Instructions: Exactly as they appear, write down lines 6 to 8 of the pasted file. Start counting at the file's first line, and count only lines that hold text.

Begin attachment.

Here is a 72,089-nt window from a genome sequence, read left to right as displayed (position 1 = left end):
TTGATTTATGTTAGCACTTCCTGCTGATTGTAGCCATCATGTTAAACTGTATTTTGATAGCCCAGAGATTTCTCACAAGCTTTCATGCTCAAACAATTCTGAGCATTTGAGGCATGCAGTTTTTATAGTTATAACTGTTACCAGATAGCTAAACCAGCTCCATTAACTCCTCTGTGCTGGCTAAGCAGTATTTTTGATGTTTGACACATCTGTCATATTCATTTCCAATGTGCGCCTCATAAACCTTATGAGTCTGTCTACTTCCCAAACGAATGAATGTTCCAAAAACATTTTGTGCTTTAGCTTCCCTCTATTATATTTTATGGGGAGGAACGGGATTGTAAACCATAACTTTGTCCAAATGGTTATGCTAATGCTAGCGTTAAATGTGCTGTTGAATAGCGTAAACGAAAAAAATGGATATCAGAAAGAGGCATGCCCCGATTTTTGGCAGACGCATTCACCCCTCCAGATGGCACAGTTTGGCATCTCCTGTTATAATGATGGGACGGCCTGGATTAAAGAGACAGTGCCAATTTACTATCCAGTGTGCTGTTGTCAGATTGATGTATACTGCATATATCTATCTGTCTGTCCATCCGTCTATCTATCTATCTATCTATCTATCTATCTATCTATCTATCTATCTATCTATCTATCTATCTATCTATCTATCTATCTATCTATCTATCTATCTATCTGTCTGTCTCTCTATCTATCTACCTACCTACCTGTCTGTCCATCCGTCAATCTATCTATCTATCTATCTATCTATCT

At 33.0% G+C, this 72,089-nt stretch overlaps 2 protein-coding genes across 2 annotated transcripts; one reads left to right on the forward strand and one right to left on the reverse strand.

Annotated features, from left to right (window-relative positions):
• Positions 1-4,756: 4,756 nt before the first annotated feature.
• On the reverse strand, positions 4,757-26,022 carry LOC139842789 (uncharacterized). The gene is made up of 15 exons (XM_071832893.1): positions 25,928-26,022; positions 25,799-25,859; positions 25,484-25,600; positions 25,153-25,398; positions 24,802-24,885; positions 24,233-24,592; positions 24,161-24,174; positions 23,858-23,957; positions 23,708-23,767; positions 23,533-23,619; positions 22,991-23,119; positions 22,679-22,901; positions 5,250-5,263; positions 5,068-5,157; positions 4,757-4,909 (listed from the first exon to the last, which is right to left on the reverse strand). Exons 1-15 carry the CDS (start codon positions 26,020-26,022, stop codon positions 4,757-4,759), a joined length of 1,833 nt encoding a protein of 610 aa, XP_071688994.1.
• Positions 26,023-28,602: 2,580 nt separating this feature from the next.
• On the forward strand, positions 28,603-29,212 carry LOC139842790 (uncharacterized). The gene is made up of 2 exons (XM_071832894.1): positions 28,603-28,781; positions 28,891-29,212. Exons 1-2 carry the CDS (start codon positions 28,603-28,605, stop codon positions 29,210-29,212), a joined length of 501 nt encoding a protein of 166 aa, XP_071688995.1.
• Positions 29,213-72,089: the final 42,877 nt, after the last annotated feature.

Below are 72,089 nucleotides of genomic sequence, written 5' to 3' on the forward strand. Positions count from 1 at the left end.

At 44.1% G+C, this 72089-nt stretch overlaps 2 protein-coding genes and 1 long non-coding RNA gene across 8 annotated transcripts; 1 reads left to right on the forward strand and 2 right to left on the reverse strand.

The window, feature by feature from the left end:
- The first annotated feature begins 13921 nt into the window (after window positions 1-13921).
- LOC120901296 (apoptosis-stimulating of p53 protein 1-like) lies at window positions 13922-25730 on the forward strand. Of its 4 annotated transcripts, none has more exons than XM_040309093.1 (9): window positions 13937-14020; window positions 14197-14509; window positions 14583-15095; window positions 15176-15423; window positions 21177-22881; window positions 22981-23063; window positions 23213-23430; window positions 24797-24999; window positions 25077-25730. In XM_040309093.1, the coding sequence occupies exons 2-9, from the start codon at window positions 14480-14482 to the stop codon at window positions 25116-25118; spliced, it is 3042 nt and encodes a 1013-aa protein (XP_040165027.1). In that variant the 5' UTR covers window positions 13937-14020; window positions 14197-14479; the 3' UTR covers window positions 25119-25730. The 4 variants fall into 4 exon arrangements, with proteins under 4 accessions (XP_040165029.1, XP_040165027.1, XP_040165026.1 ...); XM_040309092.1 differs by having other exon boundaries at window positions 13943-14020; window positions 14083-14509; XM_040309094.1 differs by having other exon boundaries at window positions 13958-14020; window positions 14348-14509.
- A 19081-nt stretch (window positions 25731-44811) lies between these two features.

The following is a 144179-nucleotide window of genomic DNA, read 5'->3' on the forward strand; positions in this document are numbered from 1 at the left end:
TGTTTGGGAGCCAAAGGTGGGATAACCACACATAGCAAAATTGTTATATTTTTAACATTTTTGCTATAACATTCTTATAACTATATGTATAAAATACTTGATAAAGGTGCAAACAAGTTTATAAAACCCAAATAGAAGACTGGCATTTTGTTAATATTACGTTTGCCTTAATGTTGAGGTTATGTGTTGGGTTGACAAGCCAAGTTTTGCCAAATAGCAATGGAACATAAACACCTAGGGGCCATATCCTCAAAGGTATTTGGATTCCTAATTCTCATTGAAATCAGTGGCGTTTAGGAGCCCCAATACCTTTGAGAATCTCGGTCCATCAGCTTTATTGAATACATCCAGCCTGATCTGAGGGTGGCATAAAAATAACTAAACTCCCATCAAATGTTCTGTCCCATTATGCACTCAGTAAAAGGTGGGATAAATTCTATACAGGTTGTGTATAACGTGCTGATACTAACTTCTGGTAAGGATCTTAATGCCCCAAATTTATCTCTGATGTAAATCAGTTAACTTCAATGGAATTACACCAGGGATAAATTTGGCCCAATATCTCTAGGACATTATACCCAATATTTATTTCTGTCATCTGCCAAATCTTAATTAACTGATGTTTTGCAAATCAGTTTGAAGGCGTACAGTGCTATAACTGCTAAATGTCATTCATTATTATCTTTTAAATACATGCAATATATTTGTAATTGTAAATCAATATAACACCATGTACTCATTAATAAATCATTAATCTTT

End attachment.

• On the reverse strand, positions 4,757-26,022 carry LOC139842789 (uncharacterized). The gene is made up of 15 exons (XM_071832893.1): positions 25,928-26,022; positions 25,799-25,859; positions 25,484-25,600; positions 25,153-25,398; positions 24,802-24,885; positions 24,233-24,592; positions 24,161-24,174; positions 23,858-23,957; positions 23,708-23,767; positions 23,533-23,619; positions 22,991-23,119; positions 22,679-22,901; positions 5,250-5,263; positions 5,068-5,157; positions 4,757-4,909 (listed from the first exon to the last, which is right to left on the reverse strand). Exons 1-15 carry the CDS (start codon positions 26,020-26,022, stop codon positions 4,757-4,759), a joined length of 1,833 nt encoding a protein of 610 aa, XP_071688994.1.
• Positions 26,023-28,602: 2,580 nt separating this feature from the next.
• On the forward strand, positions 28,603-29,212 carry LOC139842790 (uncharacterized). The gene is made up of 2 exons (XM_071832894.1): positions 28,603-28,781; positions 28,891-29,212. Exons 1-2 carry the CDS (start codon positions 28,603-28,605, stop codon positions 29,210-29,212), a joined length of 501 nt encoding a protein of 166 aa, XP_071688995.1.